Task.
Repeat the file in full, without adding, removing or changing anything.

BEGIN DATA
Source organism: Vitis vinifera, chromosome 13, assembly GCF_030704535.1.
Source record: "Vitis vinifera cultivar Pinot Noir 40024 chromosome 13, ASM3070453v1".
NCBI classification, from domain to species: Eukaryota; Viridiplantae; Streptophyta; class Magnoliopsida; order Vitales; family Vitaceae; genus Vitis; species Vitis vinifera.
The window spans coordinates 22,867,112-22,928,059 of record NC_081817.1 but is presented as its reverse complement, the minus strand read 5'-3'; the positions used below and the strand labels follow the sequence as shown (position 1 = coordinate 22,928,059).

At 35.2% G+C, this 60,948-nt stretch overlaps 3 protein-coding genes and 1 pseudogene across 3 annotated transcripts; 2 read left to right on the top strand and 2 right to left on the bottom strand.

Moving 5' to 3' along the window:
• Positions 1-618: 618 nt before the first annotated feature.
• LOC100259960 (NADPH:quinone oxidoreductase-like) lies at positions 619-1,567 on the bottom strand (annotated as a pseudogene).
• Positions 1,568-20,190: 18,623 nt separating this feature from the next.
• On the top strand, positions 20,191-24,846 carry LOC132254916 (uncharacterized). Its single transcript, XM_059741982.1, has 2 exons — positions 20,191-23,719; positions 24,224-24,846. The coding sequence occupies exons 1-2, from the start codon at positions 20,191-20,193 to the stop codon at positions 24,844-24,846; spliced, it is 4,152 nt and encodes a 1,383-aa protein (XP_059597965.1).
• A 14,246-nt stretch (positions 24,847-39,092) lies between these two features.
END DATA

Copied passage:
Source organism: Vitis vinifera, chromosome 13, assembly GCF_030704535.1.
Source record: "Vitis vinifera cultivar Pinot Noir 40024 chromosome 13, ASM3070453v1".
NCBI classification, from domain to species: Eukaryota; Viridiplantae; Streptophyta; class Magnoliopsida; order Vitales; family Vitaceae; genus Vitis; species Vitis vinifera.
The window spans coordinates 22,867,112-22,928,059 of record NC_081817.1 but is presented as its reverse complement, the minus strand read 5'-3'; the positions used below and the strand labels follow the sequence as shown (position 1 = coordinate 22,928,059).

At 35.2% G+C, this 60,948-nt stretch overlaps 3 protein-coding genes and 1 pseudogene across 3 annotated transcripts; 2 read left to right on the top strand and 2 right to left on the bottom strand.

Moving 5' to 3' along the window:
• Positions 1-618: 618 nt before the first annotated feature.
• LOC100259960 (NADPH:quinone oxidoreductase-like) lies at positions 619-1,567 on the bottom strand (annotated as a pseudogene).
• Positions 1,568-20,190: 18,623 nt separating this feature from the next.
• On the top strand, positions 20,191-24,846 carry LOC132254916 (uncharacterized). Its single transcript, XM_059741982.1, has 2 exons — positions 20,191-23,719; positions 24,224-24,846. The coding sequence occupies exons 1-2, from the start codon at positions 20,191-20,193 to the stop codon at positions 24,844-24,846; spliced, it is 4,152 nt and encodes a 1,383-aa protein (XP_059597965.1).
• A 14,246-nt stretch (positions 24,847-39,092) lies between these two features.